H.R. 4647 excludes Native American tribes from receiving funding under the Wildlife Conservation and Restoration Subaccount. Like federal and state agencies, tribes have fish and wildlife management responsibilities and have significant resource needs related to fish and wildlife conservation. In addition, tribes across the country are leading restoration and recovery programs for species of greatest conservation need, yet many of these efforts are hamstrung by insufficient resources.
H.R. 4647 funds states to carry out, revise or enhance existing conservation programs pursuant to their federally approved SWAPs, in addition to potential “new” programs to manage species of greatest conservation need. The bill contains no assurances that these “new” programs would be designed, focused or implemented in accordance with the same federal requirements for SWAPs. The establishment of alternative state conservation programs without federal input could strain current federal-state responsibilities and coordination to conserve and recover species of greatest conservation need.
Wildlife-Associated Recreation and Wildlife Conservation Education
H.R. 4647 "requires" expenditures on wildlife-associated recreation and wildlife conservation education. In comparison, H.R. 4647 states that allocated federal funding “may” be used to support recovery of threatened and endangered species, trans-border imperiled species, management, control and prevention of invasive and nuisance species that pose risks to species of greatest conservation need and law enforcement activities directly related to the protection and conservation of those species.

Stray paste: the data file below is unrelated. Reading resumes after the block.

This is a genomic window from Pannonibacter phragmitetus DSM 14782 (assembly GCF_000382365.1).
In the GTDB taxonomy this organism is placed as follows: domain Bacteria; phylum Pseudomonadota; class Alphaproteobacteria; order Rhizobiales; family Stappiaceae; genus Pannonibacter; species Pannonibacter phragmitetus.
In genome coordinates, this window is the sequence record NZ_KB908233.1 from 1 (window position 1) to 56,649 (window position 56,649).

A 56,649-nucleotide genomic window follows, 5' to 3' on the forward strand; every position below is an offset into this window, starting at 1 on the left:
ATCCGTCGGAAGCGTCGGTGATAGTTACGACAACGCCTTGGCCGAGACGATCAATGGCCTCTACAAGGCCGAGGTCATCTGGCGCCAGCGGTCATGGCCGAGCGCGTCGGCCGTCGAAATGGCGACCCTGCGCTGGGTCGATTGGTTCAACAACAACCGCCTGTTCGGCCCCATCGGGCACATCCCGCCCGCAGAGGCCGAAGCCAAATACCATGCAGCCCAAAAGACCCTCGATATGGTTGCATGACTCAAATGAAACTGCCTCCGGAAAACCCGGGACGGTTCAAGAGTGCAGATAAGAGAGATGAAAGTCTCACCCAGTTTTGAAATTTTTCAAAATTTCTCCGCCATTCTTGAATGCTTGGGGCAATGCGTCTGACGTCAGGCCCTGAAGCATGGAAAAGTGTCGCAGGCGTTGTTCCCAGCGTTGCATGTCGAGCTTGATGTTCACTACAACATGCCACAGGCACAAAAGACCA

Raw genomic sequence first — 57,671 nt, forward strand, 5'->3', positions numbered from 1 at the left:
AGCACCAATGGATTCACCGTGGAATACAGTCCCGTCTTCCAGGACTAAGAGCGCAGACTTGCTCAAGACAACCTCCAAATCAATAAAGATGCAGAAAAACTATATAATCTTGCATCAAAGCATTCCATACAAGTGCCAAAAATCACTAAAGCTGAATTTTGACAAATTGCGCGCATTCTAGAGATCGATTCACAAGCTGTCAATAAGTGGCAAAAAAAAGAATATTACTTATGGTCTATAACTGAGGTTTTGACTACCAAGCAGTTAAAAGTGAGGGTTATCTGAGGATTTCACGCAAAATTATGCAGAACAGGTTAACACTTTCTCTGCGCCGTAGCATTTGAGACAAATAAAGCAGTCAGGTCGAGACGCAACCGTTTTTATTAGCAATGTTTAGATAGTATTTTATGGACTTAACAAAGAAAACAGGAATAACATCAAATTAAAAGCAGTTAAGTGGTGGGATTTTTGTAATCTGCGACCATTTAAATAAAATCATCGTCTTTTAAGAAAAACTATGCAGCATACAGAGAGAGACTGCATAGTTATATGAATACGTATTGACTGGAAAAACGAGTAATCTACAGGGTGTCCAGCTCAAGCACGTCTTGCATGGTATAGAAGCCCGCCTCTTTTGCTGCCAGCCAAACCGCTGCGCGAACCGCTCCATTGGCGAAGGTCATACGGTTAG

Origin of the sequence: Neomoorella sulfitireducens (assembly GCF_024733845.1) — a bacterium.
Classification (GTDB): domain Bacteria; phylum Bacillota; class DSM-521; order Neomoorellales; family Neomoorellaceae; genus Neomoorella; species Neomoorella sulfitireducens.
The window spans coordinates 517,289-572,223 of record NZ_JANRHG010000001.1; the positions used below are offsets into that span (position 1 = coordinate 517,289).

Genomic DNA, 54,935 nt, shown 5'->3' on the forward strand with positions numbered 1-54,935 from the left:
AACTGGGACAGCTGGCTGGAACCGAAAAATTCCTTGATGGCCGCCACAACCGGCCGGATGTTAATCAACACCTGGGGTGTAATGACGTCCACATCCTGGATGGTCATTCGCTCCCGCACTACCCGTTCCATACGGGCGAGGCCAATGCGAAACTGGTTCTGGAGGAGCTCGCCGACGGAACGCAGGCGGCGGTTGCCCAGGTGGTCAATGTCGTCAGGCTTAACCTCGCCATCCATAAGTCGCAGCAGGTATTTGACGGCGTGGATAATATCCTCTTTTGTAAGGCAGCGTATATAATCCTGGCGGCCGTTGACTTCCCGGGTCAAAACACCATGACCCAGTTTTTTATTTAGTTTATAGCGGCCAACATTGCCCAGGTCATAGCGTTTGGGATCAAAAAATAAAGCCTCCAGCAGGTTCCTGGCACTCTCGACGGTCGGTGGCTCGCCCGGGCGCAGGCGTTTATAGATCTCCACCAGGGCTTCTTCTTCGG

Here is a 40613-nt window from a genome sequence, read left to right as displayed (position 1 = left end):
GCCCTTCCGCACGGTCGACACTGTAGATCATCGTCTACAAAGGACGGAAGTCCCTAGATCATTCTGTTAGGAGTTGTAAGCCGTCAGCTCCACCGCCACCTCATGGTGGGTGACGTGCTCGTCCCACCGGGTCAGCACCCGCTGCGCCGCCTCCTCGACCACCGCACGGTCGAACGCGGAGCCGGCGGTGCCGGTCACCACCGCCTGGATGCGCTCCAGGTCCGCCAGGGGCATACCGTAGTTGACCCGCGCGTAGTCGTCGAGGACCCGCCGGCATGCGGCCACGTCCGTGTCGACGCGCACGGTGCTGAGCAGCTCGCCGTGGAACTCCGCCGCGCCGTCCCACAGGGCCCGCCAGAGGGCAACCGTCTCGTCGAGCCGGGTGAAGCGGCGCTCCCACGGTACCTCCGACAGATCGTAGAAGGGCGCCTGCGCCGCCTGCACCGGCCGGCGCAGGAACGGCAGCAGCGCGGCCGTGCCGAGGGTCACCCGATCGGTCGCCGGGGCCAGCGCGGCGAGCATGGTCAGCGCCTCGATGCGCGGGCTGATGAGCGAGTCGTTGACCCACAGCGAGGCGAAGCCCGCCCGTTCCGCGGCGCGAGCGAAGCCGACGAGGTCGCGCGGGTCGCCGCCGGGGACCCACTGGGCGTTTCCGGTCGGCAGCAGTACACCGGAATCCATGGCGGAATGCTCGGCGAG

Also, while H.R. 4647 requires funds to be used for wildlife-associated recreation and wildlife conservation education, the bill does not require that these expenditures support species of greatest conservation need as it does for other discretionary identified uses of funds. That lack of specificity leaves the purpose of these expenditures ambiguous at best.
The Pittman-Robertson Wildlife Restoration Act (current law) caps allowable spending for wildlife-associated recreation at 10 percent of the total funds apportioned to a state. H.R. 4647 retains that cap. Neither current law nor the proposed legislation includes a similar restriction or cap on spending for wildlife conservation education.
Moreover, spending on both education and recreation activities is discretionary under current law, while H.R. 4647 mandates that states spend money on both activities. Under the proposed legislation, states could spend a significant amount or even all the new funding received from the federal government on wildlife-associated recreation and wildlife conservation education that would provide little to no benefit to the species this bill is intended to support.
Defenders of Wildlife is dedicated to the protection of all native animals and plants in their natural communities. With over 1.8 million members and activists, Defenders of Wildlife is a leading advocate for innovative solutions to safeguard our wildlife heritage for generations to come. For more information, visit Newsroom.Defenders.org and follow us on Twitter @DefendersNews.